Comparator 157 compares the potentials at nodal points 158 and 159, and generates signal RCI as a function of the result of the comparison. Signal RCI becomes “LOW” when the potential at nodal point 159 is lower than the potential at nodal point 158. This is preferably the case when the charge state of link circuit capacitor 178 is being influenced by a recharged current, and when a voltage drop is occurring at resistor 140. Otherwise the signal RCI generated by comparator 157 is “HIGH.”

With the use of comparator 157, the threshold value can be set more precisely, and at a lower value, than when transistor 160 of FIG. 1 is used. This enables the effective current of link circuit capacitor 178, and the time-advanced commutation performed once a steady state is reached, to be set relatively independently of one another. Because of the greater gain of comparator 157, resistor 140 can be dimensioned to be smaller than in the case of FIG. 1, so that the filter effect of capacitor 178 is increased and EMC interference emission is diminished.

FIG. 3 is a schematic depiction 300 of an exemplifying time course of operating parameters 310, 320, 330, 340 that are measured, during the operation of apparatus 100 of FIG. 1 or apparatus 200 of FIG. 2, in the context of a commutation optimized according to an embodiment. Operating parameter 310 illustrates the winding current I in stator winding 126, which current can also be referred to as a substitute Hall signal; 320 illustrates the commutation status of ECM 120; 330 illustrates the voltage induced into stator winding 126; and 340 illustrates the (positive) current recharged into capacitor 178 (shown as positive values) or the (negative) current fed out of capacitor 178.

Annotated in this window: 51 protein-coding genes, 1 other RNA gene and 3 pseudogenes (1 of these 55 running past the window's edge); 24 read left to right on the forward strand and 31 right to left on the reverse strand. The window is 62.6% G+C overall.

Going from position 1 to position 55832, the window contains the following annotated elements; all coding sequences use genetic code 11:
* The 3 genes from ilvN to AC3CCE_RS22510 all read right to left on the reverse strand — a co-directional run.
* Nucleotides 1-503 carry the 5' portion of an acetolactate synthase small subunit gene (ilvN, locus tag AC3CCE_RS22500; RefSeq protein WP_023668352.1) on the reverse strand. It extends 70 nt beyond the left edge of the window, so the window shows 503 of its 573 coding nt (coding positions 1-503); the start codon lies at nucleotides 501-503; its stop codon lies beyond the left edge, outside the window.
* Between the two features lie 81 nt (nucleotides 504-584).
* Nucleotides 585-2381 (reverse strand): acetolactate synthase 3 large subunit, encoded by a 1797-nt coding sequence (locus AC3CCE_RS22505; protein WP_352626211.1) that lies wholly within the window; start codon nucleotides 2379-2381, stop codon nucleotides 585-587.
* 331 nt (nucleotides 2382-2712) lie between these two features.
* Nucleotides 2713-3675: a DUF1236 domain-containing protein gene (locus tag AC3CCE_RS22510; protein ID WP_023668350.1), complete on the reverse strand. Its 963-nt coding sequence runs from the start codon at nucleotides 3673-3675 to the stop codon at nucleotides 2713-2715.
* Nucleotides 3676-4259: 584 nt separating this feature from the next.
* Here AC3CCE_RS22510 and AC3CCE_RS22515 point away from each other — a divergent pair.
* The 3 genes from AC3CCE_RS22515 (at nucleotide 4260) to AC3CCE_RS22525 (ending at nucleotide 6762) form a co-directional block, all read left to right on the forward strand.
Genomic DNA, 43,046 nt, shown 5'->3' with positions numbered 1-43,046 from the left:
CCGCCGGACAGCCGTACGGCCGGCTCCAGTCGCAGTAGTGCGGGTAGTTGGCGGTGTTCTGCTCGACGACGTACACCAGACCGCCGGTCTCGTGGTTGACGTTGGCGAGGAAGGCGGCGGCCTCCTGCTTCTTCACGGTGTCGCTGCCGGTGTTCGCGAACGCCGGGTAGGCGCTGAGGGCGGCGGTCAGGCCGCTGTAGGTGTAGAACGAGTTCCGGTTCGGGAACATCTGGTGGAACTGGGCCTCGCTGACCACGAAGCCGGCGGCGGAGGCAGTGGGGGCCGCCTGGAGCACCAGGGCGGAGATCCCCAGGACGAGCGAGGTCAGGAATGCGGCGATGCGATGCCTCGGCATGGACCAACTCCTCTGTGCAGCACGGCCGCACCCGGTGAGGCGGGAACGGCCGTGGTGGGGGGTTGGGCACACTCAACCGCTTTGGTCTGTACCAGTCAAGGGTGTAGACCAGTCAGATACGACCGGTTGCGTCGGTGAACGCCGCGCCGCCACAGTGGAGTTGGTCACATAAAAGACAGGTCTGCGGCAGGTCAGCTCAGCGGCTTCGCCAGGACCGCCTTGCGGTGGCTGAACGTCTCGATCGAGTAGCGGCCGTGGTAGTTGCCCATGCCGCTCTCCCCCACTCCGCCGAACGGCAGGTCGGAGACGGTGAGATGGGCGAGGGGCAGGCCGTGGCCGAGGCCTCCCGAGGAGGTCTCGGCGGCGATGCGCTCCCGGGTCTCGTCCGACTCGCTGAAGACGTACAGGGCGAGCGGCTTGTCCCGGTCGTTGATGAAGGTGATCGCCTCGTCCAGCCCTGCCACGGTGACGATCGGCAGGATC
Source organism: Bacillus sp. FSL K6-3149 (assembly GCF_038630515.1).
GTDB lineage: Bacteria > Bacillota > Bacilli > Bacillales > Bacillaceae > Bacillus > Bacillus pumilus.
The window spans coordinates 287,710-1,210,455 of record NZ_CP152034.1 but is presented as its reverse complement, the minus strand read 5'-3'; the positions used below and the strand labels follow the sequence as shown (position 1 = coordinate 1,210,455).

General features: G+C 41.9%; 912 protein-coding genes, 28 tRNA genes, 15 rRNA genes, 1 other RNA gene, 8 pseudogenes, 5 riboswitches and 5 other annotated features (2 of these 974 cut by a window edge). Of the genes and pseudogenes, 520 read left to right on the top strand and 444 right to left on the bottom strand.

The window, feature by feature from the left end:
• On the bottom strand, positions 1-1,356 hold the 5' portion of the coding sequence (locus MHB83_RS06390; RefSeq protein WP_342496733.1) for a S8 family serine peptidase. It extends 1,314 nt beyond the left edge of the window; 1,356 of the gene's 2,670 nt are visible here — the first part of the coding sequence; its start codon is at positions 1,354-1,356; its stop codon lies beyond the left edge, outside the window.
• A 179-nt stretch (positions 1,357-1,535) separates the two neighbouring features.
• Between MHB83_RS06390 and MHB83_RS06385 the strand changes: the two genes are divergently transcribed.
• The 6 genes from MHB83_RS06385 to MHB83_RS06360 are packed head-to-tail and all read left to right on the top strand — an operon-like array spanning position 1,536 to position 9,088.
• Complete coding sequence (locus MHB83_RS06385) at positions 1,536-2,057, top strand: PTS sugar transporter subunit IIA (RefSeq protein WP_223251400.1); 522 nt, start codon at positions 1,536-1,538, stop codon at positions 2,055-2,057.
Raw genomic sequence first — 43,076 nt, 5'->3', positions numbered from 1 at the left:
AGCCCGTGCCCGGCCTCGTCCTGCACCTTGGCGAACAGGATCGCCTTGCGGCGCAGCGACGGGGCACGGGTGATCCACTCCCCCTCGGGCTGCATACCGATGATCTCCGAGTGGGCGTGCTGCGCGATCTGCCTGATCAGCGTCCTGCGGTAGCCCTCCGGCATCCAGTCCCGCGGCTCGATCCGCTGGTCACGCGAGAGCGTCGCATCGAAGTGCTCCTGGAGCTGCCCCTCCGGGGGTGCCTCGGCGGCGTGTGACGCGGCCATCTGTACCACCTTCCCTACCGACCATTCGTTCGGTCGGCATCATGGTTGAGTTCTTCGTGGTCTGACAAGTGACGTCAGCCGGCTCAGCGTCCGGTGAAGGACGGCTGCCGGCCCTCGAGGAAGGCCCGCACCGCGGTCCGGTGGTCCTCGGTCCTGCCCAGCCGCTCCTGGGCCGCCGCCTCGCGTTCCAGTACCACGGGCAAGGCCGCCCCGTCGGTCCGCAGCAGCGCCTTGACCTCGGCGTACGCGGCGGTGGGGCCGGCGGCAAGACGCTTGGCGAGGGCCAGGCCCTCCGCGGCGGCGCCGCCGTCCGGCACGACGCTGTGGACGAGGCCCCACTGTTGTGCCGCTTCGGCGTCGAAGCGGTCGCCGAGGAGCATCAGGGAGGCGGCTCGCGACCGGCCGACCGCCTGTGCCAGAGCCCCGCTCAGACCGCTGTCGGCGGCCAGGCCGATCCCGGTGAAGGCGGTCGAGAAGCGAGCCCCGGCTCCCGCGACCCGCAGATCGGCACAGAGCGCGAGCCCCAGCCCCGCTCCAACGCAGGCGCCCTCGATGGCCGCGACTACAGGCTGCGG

Commutation status 320 exhibits, by way of example, two different levels: logical “LOW” and “HIGH.” At each level change, i.e. at commutation instants 322, 324, 326, a commutation operation is performed. After the commutation operation at commutation instants 322, 324, 326, current 340 has positive current peaks 342′, 344′, 346′, i.e. a current flows from ECM 120 into link circuit capacitor 178. Current 340 subsequently decays to zero, and a current then flows in the opposite direction (negative) from capacitor 178 to ECM 120 until said current also, after a time period, decays back to zero. In the case of current peak 342′, the time period from commutation instant 322 to completion of the first recharge current or to the first zero transition (recharge time duration) is labeled 350′, and the time period from commutation instant 322 to the second zero transition, i.e. until link circuit capacitor 178 has returned the stored energy, is labeled 350. Time periods 350′ and 350 can be referred to in general as decay time periods.

FIG. 3 illustrates a substantially optimum commutation of ECM 120, which commutation is in this case a time-advanced commutation in which commutation instants 322, 324, 326 each occur with a so-called ignition advance of 20° el. This results in an approximately minimal (recharge) current 340, in terms of both the maximum amplitude at commutation instant 322 and the decay time duration 350′ or 350. This is illustrated by the uniformity and symmetry of winding current 310, which is largely free of undesirable current peaks and thus results in reduced EMC interference.

FIG. 4 shows a schematic depiction 400 of an exemplifying time course of a winding current 410, a commutation status 420, an induced voltage 430, and a recharge current 440, which are measured during the operation of apparatus 100 of FIG. 1 or apparatus 200 of FIG. 2 in the context of a commutation that is not advanced or retarded. FIG. 4 accordingly illustrates winding current 410 and the recharged current 440 in the context of a commutation of ECM 120 at commutation instants 422, 424, 426 that are not optimized according to the present invention.